It is appellant's contention he was not served notice as required by Indiana Criminal Rule 18. We find no Indiana case directly in point construing Criminal Rule 18. However, we do find guidance in Jurdzy v. Liptak, (1961) 243 Ind. 1, 180 N.E.2d 530. In that case a default judgment was won by Jurdzy against Liptak, who then moved to set aside the judgment. No copy of the motion was provided to Jurdzy, and he opposed the granting of the motion on grounds other than failure of Liptak to provide Jurdzy's counsel with a copy of the motion. The trial court then overruled Jurdzy's objection to having the judgment set aside and granted Liptak's motion. On appeal this Court refused to consider the argument that failure to serve Jurdzy's counsel with a copy of the motion was grounds for reversal.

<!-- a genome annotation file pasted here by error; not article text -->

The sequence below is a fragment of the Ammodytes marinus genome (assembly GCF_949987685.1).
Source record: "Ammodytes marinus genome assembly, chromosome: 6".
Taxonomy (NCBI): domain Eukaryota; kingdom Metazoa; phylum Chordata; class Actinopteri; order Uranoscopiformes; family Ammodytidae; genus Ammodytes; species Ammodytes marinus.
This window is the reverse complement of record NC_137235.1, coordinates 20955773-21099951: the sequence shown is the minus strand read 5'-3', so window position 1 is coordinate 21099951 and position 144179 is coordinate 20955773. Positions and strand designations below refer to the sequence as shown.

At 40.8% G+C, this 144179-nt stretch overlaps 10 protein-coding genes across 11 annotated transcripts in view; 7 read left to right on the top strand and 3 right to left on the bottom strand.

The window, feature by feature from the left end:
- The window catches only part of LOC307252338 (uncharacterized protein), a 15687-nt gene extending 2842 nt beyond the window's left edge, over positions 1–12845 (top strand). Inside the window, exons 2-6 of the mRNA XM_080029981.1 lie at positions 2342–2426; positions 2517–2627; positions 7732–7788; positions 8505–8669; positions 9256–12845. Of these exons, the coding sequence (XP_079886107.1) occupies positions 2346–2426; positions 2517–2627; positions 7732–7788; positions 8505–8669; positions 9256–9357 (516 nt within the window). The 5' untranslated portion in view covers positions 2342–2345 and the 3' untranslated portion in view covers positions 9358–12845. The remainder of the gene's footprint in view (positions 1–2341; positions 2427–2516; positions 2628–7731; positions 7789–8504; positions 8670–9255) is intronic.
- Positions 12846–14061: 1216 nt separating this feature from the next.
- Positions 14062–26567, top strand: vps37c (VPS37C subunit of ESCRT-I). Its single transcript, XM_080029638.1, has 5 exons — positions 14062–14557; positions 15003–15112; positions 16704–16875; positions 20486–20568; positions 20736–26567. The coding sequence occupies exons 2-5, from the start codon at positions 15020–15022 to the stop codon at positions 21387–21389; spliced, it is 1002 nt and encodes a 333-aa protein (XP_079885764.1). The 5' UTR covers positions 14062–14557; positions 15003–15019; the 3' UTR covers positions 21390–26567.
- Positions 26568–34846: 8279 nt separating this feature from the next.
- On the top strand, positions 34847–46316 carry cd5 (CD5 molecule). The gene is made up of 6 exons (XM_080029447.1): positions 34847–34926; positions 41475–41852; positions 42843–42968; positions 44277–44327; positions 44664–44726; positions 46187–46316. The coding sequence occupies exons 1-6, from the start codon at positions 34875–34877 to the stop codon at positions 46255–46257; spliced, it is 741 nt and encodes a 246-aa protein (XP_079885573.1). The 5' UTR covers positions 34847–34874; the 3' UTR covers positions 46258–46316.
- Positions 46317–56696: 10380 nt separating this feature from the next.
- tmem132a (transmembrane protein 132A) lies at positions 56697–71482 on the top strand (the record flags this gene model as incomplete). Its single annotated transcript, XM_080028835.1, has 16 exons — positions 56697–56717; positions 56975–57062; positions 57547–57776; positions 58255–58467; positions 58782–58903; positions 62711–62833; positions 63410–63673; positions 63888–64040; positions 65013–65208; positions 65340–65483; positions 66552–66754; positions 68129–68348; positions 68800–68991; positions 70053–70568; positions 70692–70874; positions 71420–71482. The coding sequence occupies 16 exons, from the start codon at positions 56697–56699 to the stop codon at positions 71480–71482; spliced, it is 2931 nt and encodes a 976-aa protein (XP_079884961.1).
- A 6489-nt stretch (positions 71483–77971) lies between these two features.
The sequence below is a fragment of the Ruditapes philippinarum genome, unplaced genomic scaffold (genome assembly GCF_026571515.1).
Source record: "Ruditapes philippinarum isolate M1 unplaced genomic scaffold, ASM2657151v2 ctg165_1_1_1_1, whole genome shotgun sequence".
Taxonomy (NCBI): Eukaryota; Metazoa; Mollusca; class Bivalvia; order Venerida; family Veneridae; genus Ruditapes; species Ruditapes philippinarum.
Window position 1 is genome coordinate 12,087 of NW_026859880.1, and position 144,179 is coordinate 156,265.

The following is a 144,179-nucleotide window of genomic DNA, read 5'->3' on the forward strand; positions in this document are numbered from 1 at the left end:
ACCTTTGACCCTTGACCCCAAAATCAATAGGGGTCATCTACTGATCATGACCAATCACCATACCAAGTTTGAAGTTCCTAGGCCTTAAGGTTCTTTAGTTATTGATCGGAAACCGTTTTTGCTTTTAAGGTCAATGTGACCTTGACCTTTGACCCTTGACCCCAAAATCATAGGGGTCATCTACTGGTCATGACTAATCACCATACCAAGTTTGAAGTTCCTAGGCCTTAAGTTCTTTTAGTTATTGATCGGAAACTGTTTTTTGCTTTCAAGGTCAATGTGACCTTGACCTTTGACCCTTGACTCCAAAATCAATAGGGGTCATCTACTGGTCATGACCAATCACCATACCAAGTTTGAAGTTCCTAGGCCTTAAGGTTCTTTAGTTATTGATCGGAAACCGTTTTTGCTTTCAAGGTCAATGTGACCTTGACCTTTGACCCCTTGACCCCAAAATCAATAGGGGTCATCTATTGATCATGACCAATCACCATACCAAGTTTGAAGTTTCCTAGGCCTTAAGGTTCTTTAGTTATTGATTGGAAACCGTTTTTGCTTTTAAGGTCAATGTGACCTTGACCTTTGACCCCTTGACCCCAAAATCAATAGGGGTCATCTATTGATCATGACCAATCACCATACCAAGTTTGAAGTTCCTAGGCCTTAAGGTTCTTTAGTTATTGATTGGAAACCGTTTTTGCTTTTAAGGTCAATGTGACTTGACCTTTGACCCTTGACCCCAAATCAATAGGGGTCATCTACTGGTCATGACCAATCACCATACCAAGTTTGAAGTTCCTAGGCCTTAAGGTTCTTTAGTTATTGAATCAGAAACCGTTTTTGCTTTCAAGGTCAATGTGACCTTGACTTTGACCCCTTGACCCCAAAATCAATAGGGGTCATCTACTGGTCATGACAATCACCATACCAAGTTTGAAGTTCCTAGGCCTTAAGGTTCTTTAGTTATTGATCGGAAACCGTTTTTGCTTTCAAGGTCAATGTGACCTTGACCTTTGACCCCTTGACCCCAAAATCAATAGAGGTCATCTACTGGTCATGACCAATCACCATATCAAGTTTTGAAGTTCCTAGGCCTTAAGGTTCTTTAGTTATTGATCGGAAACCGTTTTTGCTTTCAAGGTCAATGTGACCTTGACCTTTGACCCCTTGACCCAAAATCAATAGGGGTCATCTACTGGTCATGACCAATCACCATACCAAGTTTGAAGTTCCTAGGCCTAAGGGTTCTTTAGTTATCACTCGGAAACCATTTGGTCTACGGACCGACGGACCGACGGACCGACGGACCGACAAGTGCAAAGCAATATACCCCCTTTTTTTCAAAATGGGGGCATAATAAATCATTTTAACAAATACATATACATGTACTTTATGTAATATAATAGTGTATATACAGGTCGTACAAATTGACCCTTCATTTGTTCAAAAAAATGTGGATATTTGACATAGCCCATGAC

At that time, the equivalent of Criminal Rule 18 was Indiana Supreme Court Rule 1-16, which also required copies of all pleadings and motions to be served on the adversary party's counsel. This Court held: "Compliance (with the rule) also may be waived by an appearance in opposition to such motion or pleading without making any specific objection that no copy was served." Id. at 5, 180 N.E.2d at 531. The Court further noted: "(I)t is incumbent on the party who complains of a failure to comply with the rule to call it to the court's attention at the first opportunity." Id. at 6, 180 N.E.2d at 532.